Many significant historical golfing photographs feature the Swilcan Bridge. During the 1929 British Ladies’ Amateur Championship, an image, inset, captures the moment that Joyce Wethered leads Glenna Collett Vare across the bridge, followed by a throng of adoring fans. Inducted into the World Golf Hall of Fame in 1975, Wethered – later Lady Heathcoat-Amery – was the leading British woman player during the inter-War years, capturing four British Ladies’ Amateur titles and five consecutive English Ladies’ Amateur Championships. Bobby Jones, the influential American amateur golfer, who dominated the game during the 1920s and would go on to co-found Augusta National and The Masters, was a great admirer of her swing and game.

Swilcan Bridge Jack Nicklaus

In 1970, requiring only a par at the 18th to beat Nicklaus and take home the coveted Claret Jug, the flamboyant American Doug Sanders – chasing his first-ever major championship victory – agonisingly missed a two-and-a-half foot putt to wind up facing an intense 18 hole play-off with Nicklaus the following day. Sanders would birdie the 18th that time but so, too, would Nicklaus. Already one ahead going down 18, Nicklaus holed out and hurled his putter high into the air in celebration of his second Open victory and his first in St Andrews.

In 1978, defending champion Tom Watson was the 54 hole co-leader but had four consecutive bogeys on the front nine of his final round, opening the door for Nicklaus to claim the 15th of his eventual 18 majors.

Sir Nick Faldo, six times a major champion, waved farewell to St Andrews in 2015, having lifted the Claret Jug three times, the second, in 1990, on the Old Course. He posed for photographs on the Swilcan Bridge in his favourite sweater from his maiden Open victory at Muirfield in 1987.

Harry Vardon holds the record for the most Open Championship victories, winning six times between 1896 and 1914. Four others have claimed the title five times, including Tom Watson.

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Despite his extraordinary Open career, Watson never did manage to secure victory at St Andrews, although he came close on a number of occasions. For a man who would tame many a fine links course in his career, his love of the original form of the game was slow to emerge.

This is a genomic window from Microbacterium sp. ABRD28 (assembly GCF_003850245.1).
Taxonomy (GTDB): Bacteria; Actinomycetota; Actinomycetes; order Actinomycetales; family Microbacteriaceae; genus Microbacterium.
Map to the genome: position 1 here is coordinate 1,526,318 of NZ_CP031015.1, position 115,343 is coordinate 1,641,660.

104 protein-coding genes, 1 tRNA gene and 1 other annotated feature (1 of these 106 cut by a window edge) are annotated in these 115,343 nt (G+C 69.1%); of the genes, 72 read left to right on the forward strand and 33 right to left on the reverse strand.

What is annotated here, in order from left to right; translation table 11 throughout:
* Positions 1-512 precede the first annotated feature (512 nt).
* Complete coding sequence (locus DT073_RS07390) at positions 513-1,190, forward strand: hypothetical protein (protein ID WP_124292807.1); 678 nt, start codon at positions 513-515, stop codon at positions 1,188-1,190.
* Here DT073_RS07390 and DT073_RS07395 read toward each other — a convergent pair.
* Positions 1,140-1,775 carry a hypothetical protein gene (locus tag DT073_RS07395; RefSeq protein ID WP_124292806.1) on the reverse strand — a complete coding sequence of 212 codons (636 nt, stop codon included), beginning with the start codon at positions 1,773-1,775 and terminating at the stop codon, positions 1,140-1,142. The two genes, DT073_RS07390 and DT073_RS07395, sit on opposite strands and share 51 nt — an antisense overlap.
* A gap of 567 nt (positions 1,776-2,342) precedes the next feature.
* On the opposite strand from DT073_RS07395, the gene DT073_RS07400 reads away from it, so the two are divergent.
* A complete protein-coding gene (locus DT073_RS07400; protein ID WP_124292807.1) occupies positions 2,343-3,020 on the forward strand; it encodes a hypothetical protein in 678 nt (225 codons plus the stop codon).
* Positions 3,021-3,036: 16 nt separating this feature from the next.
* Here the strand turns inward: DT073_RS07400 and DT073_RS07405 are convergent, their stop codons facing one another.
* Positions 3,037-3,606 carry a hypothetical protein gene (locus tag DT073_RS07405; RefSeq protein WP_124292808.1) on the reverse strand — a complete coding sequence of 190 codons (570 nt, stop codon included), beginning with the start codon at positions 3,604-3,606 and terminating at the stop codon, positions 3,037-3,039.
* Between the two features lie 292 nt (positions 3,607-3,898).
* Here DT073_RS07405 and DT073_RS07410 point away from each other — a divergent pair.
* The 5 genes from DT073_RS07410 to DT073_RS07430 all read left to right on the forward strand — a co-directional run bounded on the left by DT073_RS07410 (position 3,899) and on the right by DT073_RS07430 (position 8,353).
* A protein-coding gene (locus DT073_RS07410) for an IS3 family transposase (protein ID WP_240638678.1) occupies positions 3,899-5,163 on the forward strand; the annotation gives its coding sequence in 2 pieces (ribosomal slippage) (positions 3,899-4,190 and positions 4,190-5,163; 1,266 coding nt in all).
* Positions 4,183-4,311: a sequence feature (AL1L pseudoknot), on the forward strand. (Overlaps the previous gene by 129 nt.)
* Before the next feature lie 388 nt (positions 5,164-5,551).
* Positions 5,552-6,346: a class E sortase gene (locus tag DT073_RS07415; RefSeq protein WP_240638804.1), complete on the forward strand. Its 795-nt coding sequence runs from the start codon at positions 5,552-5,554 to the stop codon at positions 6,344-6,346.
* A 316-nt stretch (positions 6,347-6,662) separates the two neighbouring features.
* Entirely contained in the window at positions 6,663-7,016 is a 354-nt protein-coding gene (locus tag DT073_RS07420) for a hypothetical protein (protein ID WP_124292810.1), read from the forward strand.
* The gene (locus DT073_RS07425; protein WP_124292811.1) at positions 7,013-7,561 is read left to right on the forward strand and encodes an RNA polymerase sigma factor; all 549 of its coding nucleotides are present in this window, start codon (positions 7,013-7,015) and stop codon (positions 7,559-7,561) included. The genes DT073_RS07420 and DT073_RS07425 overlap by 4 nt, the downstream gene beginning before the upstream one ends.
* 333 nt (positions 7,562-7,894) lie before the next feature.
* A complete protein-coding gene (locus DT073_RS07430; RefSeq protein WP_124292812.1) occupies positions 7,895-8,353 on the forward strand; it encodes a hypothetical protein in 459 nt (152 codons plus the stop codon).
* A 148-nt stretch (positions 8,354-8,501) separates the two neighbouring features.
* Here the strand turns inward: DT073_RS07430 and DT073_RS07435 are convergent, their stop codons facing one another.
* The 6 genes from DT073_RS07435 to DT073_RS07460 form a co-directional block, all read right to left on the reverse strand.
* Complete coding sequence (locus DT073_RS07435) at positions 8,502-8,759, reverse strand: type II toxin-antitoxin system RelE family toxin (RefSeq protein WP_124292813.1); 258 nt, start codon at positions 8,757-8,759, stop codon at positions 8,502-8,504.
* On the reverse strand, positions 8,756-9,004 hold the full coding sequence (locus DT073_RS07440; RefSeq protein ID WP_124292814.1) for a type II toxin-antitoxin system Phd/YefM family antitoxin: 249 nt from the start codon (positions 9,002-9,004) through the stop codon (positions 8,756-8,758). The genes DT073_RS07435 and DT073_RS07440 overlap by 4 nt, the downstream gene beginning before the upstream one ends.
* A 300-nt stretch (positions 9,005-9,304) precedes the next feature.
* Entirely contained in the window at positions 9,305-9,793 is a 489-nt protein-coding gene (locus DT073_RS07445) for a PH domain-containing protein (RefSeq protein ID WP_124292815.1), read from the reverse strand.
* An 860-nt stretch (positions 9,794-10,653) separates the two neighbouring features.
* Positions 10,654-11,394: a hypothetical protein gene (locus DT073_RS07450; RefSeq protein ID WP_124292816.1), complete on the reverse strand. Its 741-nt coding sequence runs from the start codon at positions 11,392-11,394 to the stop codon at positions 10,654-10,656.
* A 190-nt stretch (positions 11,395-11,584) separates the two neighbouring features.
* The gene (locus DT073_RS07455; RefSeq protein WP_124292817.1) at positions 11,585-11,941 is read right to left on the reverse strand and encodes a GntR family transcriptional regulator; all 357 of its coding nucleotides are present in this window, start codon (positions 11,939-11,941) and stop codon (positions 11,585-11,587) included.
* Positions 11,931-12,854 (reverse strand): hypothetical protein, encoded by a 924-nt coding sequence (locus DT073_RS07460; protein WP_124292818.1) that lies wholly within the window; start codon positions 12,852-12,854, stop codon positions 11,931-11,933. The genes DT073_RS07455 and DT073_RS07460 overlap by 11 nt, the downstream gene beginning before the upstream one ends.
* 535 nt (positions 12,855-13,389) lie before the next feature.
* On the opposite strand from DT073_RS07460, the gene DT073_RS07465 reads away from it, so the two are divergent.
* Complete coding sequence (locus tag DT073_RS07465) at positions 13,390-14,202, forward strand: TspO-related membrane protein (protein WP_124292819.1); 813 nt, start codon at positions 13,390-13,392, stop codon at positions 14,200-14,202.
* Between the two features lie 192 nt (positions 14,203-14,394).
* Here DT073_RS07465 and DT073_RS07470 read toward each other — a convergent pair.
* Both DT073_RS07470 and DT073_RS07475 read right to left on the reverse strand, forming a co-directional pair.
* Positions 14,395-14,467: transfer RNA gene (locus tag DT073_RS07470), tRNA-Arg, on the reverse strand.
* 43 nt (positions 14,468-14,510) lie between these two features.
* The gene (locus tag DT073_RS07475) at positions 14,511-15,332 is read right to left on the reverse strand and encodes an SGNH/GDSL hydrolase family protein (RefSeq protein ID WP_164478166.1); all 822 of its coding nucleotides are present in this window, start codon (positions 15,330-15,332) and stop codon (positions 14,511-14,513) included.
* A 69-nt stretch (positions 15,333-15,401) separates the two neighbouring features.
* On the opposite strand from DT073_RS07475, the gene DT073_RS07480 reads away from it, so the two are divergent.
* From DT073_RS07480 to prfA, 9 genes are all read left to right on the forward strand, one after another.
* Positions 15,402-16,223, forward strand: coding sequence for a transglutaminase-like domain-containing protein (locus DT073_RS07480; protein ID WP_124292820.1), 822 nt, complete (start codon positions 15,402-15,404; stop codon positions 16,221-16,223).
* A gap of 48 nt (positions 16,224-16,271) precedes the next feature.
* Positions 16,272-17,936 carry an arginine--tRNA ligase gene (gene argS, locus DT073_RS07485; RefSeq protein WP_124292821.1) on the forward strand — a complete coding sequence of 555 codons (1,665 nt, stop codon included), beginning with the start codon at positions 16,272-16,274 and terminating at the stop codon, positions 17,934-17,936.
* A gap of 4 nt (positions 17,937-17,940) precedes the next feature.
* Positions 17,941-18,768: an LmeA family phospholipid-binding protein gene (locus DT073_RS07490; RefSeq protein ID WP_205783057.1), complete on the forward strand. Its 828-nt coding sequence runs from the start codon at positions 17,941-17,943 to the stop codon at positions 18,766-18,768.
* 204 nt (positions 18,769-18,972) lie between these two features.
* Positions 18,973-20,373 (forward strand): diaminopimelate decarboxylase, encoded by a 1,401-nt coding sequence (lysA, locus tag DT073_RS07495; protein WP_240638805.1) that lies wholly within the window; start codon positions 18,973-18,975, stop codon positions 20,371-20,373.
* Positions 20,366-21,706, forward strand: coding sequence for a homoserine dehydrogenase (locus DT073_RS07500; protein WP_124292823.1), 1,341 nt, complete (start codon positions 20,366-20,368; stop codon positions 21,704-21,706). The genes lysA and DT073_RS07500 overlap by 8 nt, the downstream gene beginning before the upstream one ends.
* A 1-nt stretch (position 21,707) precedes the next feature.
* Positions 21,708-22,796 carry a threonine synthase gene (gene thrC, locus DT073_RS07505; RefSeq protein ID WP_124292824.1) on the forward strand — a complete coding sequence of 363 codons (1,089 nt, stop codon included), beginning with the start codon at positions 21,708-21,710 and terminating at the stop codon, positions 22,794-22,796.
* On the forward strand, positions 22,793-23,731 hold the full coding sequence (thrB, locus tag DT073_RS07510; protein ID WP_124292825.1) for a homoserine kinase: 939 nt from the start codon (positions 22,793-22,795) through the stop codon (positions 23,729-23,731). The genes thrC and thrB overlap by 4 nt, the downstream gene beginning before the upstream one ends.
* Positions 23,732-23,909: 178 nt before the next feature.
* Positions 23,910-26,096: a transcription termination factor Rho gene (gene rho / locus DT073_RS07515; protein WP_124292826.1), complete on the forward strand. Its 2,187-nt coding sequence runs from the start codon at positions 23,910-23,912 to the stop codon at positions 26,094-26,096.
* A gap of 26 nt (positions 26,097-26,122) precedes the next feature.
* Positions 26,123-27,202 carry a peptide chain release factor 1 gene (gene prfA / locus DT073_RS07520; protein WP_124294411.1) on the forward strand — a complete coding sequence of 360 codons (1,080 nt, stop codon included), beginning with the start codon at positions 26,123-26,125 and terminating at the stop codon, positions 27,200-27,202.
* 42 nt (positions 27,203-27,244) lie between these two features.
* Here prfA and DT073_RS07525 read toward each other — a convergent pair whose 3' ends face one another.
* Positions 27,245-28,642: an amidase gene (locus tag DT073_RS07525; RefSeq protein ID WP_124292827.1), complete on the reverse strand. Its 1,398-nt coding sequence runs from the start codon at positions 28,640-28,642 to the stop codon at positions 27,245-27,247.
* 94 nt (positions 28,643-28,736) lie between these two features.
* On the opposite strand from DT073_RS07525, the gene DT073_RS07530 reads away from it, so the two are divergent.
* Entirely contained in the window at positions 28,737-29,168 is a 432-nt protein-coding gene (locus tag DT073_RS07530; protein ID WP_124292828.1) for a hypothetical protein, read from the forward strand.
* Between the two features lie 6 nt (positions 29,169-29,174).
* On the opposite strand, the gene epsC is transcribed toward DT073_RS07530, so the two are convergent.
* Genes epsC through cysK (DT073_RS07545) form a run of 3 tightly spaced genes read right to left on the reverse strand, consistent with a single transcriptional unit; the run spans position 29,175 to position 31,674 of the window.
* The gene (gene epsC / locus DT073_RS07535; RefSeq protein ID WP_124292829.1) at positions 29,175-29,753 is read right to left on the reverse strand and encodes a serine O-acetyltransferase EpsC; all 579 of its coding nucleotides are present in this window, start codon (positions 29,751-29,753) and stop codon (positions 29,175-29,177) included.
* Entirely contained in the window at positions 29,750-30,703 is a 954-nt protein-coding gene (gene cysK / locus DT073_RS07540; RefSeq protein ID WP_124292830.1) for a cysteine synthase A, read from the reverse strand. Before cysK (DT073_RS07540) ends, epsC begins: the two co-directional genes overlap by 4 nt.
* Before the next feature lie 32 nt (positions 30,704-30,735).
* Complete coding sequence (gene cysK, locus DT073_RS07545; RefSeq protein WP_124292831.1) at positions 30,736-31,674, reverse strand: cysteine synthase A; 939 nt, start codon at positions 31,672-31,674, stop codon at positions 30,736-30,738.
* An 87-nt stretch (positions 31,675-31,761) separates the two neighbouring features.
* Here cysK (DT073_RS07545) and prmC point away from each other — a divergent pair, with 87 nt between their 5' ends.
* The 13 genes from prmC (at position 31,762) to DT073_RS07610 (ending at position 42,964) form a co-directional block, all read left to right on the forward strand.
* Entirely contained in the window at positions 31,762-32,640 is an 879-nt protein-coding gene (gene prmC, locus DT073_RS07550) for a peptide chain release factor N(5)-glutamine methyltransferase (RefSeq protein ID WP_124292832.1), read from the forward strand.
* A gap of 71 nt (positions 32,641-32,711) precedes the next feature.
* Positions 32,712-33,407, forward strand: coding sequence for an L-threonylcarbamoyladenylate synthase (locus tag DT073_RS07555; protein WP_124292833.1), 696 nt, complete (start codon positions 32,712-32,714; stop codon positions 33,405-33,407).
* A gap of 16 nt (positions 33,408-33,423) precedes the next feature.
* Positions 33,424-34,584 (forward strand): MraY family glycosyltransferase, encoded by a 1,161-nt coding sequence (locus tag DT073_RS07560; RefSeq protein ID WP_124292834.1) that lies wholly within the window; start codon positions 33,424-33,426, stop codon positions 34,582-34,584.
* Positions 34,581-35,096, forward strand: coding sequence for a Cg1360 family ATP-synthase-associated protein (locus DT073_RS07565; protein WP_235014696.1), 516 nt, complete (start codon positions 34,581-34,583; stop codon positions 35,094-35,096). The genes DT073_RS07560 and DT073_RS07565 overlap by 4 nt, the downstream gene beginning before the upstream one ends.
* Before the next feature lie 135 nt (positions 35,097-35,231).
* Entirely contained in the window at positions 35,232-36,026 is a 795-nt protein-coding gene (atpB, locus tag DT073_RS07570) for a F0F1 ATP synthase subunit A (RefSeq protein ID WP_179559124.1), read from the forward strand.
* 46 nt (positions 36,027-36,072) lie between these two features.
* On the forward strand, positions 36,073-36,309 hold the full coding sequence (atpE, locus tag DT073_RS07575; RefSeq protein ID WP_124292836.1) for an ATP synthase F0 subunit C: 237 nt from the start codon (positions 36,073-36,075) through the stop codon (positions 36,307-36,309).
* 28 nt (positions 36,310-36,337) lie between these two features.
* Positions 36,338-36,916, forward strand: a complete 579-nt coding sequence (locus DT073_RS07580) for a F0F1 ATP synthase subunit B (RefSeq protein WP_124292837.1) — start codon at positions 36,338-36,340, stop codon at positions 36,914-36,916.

“I didn’t like links golf at all,” he would later admit. “I didn’t like the uncertainty of it. I played the ball through the air, very high. The biggest reason I played well was my ability to get the ball up and down. I first played St Andrews in 1978 and didn’t like it at all; blind, bumpy, it was not a lot of fun for me because of the uncertain bounces.” Watson, however, grew to love links golf and become one of the game’s most dominant forces.

In 2015, the American bid an emotional farewell in the fading light of a Scottish July evening. An earlier storm delay meant that Watson was playing late into the evening and, on the 17th green, there had been debate as to whether his party would continue that evening, officials offering the opportunity to stop play for the night.

They decided to press on, and after teeing off on 18, Watson paused on the Swilcan Bridge. Somehow it seemed so fitting. The twilight of a St Andrews evening capturing the twilight of Tom Watson’s career. As the night closed in, a chapter was closed on golf history. And what a chapter it was. Once again, the Swilcan Bridge provided the picture-perfect setting for another of the game’s greatest moments.

The Swilcan Bridge. Small and unassuming. Centuries-old. A witness to golf history. A part of golf history. A part of golf’s future.